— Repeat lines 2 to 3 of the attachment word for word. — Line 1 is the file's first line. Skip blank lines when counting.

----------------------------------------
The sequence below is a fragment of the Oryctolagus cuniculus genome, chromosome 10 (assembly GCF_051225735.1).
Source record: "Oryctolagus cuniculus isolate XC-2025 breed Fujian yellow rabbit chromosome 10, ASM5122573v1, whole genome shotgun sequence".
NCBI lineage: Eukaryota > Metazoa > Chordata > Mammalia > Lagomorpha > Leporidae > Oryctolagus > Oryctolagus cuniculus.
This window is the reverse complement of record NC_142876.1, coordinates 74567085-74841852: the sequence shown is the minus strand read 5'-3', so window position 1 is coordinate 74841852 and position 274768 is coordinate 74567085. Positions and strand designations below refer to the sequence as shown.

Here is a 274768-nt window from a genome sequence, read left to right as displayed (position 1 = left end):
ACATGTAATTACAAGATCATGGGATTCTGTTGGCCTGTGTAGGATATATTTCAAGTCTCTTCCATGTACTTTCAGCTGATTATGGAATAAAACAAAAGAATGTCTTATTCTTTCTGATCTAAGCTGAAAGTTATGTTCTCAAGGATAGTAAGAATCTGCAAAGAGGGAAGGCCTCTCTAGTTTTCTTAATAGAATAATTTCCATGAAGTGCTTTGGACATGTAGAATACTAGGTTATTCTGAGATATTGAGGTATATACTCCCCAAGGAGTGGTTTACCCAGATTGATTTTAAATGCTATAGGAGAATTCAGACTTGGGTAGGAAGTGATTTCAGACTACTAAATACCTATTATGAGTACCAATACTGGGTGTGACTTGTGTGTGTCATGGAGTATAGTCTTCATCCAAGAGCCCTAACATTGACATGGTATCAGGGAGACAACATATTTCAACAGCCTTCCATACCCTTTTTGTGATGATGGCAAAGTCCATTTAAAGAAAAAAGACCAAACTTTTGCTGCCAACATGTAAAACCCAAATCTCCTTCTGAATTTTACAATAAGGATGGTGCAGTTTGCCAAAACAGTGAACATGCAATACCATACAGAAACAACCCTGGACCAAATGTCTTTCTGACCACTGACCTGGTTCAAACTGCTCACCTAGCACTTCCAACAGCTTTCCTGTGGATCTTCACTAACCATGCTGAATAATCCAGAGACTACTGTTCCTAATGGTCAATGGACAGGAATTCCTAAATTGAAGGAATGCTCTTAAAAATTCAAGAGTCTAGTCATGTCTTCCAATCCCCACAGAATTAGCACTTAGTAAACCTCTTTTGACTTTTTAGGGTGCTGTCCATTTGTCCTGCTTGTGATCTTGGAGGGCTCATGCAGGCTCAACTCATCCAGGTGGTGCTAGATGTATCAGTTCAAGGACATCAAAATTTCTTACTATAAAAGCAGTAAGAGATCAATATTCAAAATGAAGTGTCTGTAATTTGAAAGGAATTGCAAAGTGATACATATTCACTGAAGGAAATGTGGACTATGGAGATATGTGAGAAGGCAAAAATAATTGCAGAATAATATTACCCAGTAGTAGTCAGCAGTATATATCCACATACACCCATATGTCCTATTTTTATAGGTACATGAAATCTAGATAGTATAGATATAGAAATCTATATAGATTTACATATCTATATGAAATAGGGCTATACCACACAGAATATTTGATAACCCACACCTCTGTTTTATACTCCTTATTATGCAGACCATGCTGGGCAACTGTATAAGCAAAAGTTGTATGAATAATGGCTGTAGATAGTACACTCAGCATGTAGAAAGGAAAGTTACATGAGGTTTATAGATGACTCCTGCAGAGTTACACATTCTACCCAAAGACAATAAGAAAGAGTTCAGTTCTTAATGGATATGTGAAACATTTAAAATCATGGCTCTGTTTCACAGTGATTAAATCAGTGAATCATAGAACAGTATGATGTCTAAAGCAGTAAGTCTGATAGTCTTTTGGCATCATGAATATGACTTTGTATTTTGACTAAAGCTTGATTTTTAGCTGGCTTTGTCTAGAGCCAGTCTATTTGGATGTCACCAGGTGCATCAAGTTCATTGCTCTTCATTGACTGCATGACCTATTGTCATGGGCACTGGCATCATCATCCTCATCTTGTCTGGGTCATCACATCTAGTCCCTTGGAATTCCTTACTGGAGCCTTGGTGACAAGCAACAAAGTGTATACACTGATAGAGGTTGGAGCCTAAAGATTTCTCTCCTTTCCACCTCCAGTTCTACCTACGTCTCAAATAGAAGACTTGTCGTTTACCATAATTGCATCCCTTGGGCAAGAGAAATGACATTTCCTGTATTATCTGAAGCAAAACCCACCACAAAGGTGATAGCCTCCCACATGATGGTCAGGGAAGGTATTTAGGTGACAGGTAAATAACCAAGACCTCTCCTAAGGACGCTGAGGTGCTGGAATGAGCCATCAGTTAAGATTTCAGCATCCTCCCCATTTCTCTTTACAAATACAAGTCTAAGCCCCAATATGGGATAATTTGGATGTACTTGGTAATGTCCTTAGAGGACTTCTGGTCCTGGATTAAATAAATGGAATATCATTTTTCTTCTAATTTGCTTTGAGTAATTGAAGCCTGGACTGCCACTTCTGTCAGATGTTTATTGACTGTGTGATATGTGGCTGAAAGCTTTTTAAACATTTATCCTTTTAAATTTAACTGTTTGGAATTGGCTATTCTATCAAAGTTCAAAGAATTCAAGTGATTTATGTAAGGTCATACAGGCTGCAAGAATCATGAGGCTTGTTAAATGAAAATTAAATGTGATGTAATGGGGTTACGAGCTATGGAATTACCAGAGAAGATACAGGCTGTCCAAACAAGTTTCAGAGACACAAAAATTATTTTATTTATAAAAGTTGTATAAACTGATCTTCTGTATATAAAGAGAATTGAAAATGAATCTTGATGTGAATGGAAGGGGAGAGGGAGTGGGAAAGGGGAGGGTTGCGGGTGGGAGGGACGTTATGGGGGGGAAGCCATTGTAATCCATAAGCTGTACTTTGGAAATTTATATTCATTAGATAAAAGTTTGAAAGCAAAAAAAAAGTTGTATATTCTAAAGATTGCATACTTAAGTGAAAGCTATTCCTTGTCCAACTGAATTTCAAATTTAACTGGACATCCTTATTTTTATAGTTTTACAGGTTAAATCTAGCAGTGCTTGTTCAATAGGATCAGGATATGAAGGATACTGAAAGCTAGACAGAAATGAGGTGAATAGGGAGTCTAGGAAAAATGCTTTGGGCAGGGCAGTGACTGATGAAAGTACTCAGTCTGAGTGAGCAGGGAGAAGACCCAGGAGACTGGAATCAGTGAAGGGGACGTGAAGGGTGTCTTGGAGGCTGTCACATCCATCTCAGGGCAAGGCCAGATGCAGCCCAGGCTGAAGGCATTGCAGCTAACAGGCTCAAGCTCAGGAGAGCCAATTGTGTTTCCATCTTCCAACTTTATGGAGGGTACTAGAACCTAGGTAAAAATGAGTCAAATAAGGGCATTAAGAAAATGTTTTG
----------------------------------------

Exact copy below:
Source record: "Oryctolagus cuniculus isolate XC-2025 breed Fujian yellow rabbit chromosome 10, ASM5122573v1, whole genome shotgun sequence".
NCBI lineage: Eukaryota > Metazoa > Chordata > Mammalia > Lagomorpha > Leporidae > Oryctolagus > Oryctolagus cuniculus.